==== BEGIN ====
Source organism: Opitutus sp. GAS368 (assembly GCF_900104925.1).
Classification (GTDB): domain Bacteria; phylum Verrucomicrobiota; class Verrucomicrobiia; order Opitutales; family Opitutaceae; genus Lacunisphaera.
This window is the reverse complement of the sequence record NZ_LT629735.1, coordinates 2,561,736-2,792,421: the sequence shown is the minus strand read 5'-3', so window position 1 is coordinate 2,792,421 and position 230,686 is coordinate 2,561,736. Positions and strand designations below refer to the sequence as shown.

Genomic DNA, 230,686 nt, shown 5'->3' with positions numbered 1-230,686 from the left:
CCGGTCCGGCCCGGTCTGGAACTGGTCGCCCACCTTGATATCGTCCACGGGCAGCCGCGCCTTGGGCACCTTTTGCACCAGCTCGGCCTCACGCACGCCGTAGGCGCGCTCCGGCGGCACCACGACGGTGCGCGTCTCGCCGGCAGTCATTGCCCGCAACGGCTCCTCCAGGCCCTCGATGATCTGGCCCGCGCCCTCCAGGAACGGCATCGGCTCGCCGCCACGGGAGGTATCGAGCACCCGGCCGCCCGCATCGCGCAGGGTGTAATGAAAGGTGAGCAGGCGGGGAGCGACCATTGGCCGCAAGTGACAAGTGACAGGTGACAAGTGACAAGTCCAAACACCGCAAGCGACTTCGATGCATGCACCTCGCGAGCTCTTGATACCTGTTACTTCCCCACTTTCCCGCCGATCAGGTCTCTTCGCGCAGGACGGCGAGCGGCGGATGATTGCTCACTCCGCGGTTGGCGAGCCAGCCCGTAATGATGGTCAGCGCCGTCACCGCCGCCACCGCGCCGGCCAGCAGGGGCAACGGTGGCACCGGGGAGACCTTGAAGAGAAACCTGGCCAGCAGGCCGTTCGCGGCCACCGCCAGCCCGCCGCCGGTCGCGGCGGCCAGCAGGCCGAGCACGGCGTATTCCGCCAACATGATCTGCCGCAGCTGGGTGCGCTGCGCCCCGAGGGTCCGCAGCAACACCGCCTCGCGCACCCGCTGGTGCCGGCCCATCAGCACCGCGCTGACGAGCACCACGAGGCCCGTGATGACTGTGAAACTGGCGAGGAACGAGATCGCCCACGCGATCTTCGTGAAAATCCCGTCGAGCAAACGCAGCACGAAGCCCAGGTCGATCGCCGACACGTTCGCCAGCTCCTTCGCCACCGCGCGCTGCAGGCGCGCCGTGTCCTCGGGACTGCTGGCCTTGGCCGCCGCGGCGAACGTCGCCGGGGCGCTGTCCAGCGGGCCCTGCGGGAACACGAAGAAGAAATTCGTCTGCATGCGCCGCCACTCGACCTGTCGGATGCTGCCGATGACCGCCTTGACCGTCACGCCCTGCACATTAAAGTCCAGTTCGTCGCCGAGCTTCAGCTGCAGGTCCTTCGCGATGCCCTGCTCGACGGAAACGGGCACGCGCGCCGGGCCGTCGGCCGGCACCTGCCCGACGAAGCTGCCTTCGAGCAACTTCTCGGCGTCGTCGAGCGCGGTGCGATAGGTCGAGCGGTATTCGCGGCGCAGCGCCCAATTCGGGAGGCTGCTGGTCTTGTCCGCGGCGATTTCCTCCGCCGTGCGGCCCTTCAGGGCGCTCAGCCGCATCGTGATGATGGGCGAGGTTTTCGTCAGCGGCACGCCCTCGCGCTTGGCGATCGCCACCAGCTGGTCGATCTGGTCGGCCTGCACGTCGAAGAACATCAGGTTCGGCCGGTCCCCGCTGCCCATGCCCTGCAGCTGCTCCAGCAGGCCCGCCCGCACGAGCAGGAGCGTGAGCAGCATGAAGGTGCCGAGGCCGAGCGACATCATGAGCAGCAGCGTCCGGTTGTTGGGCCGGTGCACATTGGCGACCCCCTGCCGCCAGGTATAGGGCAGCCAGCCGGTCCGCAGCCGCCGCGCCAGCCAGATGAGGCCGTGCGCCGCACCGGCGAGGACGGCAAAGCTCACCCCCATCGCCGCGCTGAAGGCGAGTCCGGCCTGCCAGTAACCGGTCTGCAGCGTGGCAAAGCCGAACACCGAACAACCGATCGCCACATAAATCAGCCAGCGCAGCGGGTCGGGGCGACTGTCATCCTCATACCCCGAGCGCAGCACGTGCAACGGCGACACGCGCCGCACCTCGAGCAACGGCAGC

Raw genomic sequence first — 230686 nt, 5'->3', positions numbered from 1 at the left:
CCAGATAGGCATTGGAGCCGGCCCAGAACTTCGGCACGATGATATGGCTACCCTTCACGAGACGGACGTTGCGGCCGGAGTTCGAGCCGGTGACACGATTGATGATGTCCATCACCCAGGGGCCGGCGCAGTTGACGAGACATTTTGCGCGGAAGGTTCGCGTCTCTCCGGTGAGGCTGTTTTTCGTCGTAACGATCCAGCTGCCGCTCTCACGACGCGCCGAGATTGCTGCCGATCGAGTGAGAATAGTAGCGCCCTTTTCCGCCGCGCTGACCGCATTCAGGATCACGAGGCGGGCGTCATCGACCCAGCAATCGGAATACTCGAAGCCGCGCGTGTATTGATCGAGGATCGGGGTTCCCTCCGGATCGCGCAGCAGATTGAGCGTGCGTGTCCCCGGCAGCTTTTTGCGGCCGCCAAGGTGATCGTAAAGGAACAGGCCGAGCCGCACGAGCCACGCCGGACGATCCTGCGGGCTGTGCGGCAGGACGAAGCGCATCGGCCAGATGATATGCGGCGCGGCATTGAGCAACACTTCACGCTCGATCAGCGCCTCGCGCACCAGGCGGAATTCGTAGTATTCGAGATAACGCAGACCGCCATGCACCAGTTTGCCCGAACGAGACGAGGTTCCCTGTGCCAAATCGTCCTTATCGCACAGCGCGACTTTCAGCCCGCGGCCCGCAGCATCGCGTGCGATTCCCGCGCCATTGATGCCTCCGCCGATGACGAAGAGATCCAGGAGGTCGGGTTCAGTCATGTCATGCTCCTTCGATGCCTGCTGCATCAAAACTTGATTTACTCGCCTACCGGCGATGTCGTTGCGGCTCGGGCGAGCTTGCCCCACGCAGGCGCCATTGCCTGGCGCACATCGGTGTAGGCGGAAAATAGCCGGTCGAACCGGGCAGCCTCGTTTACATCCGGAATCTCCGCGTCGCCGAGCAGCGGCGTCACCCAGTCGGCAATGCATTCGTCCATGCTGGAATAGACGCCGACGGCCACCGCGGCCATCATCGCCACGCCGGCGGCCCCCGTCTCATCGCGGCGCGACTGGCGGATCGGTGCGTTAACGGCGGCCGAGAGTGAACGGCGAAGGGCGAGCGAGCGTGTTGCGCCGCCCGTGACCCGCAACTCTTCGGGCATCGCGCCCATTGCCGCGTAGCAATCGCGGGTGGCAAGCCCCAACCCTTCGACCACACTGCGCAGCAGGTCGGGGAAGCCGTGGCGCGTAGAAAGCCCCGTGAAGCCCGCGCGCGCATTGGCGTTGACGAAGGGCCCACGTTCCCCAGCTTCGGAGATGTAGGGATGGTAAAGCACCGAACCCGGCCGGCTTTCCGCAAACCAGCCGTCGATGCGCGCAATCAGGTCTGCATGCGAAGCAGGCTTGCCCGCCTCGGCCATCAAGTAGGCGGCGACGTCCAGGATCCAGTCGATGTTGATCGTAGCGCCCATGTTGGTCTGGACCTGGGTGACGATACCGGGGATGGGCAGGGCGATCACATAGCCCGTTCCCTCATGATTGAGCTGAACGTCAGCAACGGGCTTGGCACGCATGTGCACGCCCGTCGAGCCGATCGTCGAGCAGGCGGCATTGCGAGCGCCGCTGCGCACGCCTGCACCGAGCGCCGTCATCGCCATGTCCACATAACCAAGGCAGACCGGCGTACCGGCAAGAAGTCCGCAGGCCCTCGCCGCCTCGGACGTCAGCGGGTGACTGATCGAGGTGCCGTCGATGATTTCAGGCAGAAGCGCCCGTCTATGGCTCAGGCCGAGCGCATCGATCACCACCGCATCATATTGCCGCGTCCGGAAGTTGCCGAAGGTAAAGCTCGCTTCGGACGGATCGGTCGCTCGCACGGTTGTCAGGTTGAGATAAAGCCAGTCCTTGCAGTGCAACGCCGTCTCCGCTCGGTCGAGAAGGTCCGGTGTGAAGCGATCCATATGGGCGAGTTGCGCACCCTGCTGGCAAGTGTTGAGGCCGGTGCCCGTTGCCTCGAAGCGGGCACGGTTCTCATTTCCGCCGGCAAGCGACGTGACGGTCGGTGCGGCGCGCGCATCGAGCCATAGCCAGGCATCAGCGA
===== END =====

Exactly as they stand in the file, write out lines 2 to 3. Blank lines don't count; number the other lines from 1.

Classification (GTDB): domain Bacteria; phylum Verrucomicrobiota; class Verrucomicrobiia; order Opitutales; family Opitutaceae; genus Lacunisphaera.
This window is the reverse complement of the sequence record NZ_LT629735.1, coordinates 2,561,736-2,792,421: the sequence shown is the minus strand read 5'-3', so window position 1 is coordinate 2,792,421 and position 230,686 is coordinate 2,561,736. Positions and strand designations below refer to the sequence as shown.